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One hundred and twenty nine letters from the Rev. John Newton .. online

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FROM 1773 TO 1805.

" Behold, how good and how pleasant it is for brethren to dwell together in
unity ! "—Pa. cxzxiii.

" Beloved, let us love one another : for love is of God ; and every one that
loreth is born of God, and knoweth God : for God is love."— 1 John iv. 7—8.




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The following letters were addressed to the Rev.
William Bull, of Newport Pagnell, tlie beloved
father of the Editor. It so happened that Mr.
Bull undertook the pastoral charge of the Inde-
pendent congregation at Newport about the time
that Mr. Newton entered on the curacy at Olney.
They were soon introduced to each other, and a
slight acquaintance commenced. Some trifling
reports, tending to lower the reputation of Mr.
Bull, reached the ear of Mr. Newton, and pro-
duced a coldness between them. When, however,
it was found that these reports originated in false-
hood, there was a permanent renewal of that
intercourse which had been for a short time

How completely Mr* Newton was satisfied, and
how cordial was his subsequent attachment to his
friend, will appear by the following extract from
his Diary, dated March 11th, 1776:— "At ten,
thy servant Bull came and stayed till after dinner.
Was he not thy messenger? Oh make his visit a

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blessing. Much passed that might afford instruc-
tion and humiliation. Is this the man I once
thought so lightly of? — and now how far is he
before me ? With him I conversed freely, as
though I had a savour of divine things, and a
right to speak of them. And, perhaps, he thought
me better than himself; but what would he think
if he knew me as I am ? Were this possible I
should be ashamed to see him, yet I thus stand
open to thy holy eyes, and hardly feel the thought.
Our discourse turned on the deepest and most
affecting points — the sorrows of Thy soul wheri
thou didst expiate thy people's sins. Alas ! how
little am I affected with this subject ! I perceive
that he meditates upon thy word, and makes it
his food."

The pleasure, and, he trusts, profit, which the
Editor found in the perusal of the " Sixty-fivb
Letters to a Clergyman/' by Mr. Newton, re-
cently published, led him to consider whether he
was doing right in keeping from the public eye the T
following correspondence, and he cannot but hope
that it will be read with pleasure and benefit.*
It is thought, too, that at the present time it
might be peculiarly seasonable, and tend to soften,

* " His chief excellence as a writer seemed to lie in the easy and
natural style of his- epistolary correspondence. His letters will be
read while real religion exists, and they are the best draught of his
ewn mind. M — Cecil's if Memoirs/'

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in some measure, the asperity of a controversial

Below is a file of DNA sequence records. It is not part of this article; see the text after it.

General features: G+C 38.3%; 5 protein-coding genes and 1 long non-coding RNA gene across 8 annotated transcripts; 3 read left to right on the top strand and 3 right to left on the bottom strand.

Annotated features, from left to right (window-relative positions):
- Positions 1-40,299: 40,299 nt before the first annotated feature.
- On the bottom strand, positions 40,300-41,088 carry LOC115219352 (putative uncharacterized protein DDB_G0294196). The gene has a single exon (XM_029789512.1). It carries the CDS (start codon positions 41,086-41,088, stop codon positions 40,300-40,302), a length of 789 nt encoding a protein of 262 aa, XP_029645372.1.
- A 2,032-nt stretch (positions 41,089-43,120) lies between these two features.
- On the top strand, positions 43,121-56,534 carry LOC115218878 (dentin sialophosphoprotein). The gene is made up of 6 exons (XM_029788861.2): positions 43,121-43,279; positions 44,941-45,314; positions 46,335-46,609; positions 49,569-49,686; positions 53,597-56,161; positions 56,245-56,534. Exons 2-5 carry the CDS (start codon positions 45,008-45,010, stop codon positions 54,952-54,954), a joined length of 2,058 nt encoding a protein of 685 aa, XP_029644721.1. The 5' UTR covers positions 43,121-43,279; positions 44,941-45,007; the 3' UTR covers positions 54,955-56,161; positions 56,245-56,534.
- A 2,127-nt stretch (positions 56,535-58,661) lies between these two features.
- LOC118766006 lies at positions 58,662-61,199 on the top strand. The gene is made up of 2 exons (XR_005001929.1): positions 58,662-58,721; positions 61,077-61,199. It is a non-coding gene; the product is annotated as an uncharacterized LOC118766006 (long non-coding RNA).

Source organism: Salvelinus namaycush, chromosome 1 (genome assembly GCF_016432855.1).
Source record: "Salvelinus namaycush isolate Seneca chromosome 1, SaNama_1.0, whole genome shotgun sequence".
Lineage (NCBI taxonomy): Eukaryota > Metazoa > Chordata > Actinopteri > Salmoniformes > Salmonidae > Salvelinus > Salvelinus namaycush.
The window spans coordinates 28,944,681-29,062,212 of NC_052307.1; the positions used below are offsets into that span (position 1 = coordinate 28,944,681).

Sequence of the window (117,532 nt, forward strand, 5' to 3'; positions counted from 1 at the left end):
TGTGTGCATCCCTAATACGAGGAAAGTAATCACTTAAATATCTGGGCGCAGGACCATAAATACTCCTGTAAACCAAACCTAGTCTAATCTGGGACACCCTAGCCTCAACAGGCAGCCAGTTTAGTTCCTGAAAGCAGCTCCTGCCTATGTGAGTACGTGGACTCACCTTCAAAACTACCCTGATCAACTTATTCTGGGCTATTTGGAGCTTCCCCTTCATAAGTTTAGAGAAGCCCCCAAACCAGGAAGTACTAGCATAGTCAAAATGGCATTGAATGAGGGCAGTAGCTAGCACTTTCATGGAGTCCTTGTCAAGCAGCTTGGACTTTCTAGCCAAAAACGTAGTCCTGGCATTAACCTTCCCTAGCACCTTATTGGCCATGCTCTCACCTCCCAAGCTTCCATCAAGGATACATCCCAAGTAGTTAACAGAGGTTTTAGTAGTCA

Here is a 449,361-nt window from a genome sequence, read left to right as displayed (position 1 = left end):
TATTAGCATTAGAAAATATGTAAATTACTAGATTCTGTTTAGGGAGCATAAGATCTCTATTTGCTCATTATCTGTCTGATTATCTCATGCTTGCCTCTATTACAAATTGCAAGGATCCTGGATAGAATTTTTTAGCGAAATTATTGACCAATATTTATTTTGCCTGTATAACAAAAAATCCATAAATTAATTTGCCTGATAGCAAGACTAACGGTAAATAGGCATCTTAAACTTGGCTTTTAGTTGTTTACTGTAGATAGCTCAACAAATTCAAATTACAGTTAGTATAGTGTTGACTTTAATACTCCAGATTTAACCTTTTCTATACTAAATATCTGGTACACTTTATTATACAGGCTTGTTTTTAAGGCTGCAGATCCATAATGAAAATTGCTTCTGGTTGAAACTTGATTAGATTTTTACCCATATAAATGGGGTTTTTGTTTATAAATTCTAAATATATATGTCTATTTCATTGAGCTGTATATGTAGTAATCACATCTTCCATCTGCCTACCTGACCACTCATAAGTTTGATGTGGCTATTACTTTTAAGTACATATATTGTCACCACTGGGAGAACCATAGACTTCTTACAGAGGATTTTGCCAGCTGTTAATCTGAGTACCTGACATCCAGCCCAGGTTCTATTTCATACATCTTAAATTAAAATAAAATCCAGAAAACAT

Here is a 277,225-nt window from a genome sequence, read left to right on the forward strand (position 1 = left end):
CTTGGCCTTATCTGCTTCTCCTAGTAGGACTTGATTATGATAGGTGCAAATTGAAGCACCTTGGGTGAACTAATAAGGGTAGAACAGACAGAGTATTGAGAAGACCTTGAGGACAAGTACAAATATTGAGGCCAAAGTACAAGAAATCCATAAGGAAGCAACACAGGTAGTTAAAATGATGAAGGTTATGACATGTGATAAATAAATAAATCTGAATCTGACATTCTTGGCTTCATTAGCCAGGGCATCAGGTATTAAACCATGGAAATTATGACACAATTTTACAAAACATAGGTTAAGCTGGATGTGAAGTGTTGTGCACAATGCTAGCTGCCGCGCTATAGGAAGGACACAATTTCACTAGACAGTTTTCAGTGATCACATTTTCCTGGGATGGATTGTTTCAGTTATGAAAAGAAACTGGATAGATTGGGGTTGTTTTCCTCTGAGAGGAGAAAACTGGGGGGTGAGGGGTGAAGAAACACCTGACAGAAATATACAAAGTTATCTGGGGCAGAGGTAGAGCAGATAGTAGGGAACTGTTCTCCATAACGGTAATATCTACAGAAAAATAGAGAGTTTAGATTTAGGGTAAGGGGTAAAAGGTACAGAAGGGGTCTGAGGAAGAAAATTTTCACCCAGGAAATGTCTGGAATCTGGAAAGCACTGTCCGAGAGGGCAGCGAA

spirit in some quarters too prevalent, and promote
union amongst Christians— an object which, to his
mind, does not seem so completely Utopian, at
some are ready to imagine. At all events, the
following pages will exhibit an example of "an
evangelical alliance " which lasted unbroken be*
tween the parties till " death did them part."

Some persons will perhaps think that more fre-
quent omissions should have been made in these
letters ; but it is presumed, that they will be read
with more interest, and exhibit a better portrait
of the lovely character of the writer, to publish
them almost entire. The distance of time since
they were written will be a sufficient apology for
retaining the names in most instances of the per-
sons referred to. The good man and his pious
friends are nearly all now members of another
community, where they cannot be affected by the
mention of their names; and those who survive
will, with the Editor, feel it a privilege to have
been included in a circle of which the excellent
John Newton was the centre.

It is proper to add, that fourteen of these letters
have been already published in the second volume
of the " Cardiphonia," with some omissions, which
are here supplied.

The Editor would be sorry to give any person
reasonable ground of offence, still more to damage

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the well-deserved reputation of the author; but
he must believe that, under the Divine blessing,
the exhibition these letters afford of practical wis-
dom, true piety, and Christian friendship, will be
contemplated with profit and pleasure by those
" who love the Lord Jesus Christ in sincerity and

Several explanatory notes have been inserted,
which it is thought will not detract from the
interest of the volume.

Thomas Palmer Bull.

Newport Pagnell, February, 1847.





My Dear Friend, —

We were glad to hear you were no worse for your
journey hither ; I hope I was the better for it.

I preached yesterday from the two Stars, Matthew's
and Balaam's, and was favoured with liberty, especially
from the latter, in the evening, when we had a church
full of people.

I thank you for what you call your rudeness ; but let
there be no apologies or ceremonies between you and
me. I hope you did not think I put the papers in your